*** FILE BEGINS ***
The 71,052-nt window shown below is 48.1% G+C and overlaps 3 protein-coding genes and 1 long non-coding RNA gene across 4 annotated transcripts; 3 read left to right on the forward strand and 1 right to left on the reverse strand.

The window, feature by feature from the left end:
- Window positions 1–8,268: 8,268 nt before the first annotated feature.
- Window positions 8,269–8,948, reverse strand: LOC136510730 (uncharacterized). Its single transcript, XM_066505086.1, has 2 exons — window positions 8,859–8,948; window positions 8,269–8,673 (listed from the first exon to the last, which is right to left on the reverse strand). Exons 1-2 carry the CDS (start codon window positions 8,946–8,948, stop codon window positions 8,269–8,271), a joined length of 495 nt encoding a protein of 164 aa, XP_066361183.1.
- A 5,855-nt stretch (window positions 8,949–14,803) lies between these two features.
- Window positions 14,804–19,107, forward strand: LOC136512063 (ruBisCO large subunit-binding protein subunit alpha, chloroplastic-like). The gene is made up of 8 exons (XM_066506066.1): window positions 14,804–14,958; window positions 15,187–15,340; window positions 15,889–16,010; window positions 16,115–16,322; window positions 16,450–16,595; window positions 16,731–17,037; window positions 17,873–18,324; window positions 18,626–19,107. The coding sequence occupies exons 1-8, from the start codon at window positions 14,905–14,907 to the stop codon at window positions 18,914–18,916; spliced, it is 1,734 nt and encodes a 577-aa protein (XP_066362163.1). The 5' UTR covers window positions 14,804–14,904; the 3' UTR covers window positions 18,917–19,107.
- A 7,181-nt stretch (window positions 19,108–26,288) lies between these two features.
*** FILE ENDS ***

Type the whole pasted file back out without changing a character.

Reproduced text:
The 71,052-nt window shown below is 48.1% G+C and overlaps 3 protein-coding genes and 1 long non-coding RNA gene across 4 annotated transcripts; 3 read left to right on the forward strand and 1 right to left on the reverse strand.

The window, feature by feature from the left end:
- Window positions 1–8,268: 8,268 nt before the first annotated feature.
- Window positions 8,269–8,948, reverse strand: LOC136510730 (uncharacterized). Its single transcript, XM_066505086.1, has 2 exons — window positions 8,859–8,948; window positions 8,269–8,673 (listed from the first exon to the last, which is right to left on the reverse strand). Exons 1-2 carry the CDS (start codon window positions 8,946–8,948, stop codon window positions 8,269–8,271), a joined length of 495 nt encoding a protein of 164 aa, XP_066361183.1.
- A 5,855-nt stretch (window positions 8,949–14,803) lies between these two features.
- Window positions 14,804–19,107, forward strand: LOC136512063 (ruBisCO large subunit-binding protein subunit alpha, chloroplastic-like). The gene is made up of 8 exons (XM_066506066.1): window positions 14,804–14,958; window positions 15,187–15,340; window positions 15,889–16,010; window positions 16,115–16,322; window positions 16,450–16,595; window positions 16,731–17,037; window positions 17,873–18,324; window positions 18,626–19,107. The coding sequence occupies exons 1-8, from the start codon at window positions 14,905–14,907 to the stop codon at window positions 18,914–18,916; spliced, it is 1,734 nt and encodes a 577-aa protein (XP_066362163.1). The 5' UTR covers window positions 14,804–14,904; the 3' UTR covers window positions 18,917–19,107.
- A 7,181-nt stretch (window positions 19,108–26,288) lies between these two features.